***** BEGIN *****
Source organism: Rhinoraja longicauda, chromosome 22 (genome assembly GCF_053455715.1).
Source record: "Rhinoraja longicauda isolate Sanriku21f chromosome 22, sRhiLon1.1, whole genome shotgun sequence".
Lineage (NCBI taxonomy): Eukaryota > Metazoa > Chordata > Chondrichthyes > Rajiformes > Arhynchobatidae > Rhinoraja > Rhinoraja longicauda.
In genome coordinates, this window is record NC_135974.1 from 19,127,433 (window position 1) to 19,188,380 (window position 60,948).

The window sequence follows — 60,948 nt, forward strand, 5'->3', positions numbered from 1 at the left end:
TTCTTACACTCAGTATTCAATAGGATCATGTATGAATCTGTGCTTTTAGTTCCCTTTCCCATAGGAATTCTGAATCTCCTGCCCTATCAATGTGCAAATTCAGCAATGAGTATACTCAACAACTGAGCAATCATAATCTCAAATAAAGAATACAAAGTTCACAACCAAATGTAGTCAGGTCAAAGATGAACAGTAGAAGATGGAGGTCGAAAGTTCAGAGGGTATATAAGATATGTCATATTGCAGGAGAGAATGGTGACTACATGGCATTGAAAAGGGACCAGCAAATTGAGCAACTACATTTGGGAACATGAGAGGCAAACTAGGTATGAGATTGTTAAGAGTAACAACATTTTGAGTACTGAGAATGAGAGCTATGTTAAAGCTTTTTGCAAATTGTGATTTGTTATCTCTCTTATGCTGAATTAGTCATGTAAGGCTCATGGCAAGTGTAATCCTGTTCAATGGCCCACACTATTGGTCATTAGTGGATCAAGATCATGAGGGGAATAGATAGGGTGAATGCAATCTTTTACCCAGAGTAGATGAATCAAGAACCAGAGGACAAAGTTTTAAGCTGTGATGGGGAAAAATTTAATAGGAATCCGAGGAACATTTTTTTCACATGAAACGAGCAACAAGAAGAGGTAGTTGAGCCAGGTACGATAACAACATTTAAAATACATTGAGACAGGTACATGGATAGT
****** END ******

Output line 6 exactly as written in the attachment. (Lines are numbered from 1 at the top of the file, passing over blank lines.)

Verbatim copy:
TTCTTACACTCAGTATTCAATAGGATCATGTATGAATCTGTGCTTTTAGTTCCCTTTCCCATAGGAATTCTGAATCTCCTGCCCTATCAATGTGCAAATTCAGCAATGAGTATACTCAACAACTGAGCAATCATAATCTCAAATAAAGAATACAAAGTTCACAACCAAATGTAGTCAGGTCAAAGATGAACAGTAGAAGATGGAGGTCGAAAGTTCAGAGGGTATATAAGATATGTCATATTGCAGGAGAGAATGGTGACTACATGGCATTGAAAAGGGACCAGCAAATTGAGCAACTACATTTGGGAACATGAGAGGCAAACTAGGTATGAGATTGTTAAGAGTAACAACATTTTGAGTACTGAGAATGAGAGCTATGTTAAAGCTTTTTGCAAATTGTGATTTGTTATCTCTCTTATGCTGAATTAGTCATGTAAGGCTCATGGCAAGTGTAATCCTGTTCAATGGCCCACACTATTGGTCATTAGTGGATCAAGATCATGAGGGGAATAGATAGGGTGAATGCAATCTTTTACCCAGAGTAGATGAATCAAGAACCAGAGGACAAAGTTTTAAGCTGTGATGGGGAAAAATTTAATAGGAATCCGAGGAACATTTTTTTCACATGAAACGAGCAACAAGAAGAGGTAGTTGAGCCAGGTACGATAACAACATTTAAAATACATTGAGACAGGTACATGGATAGT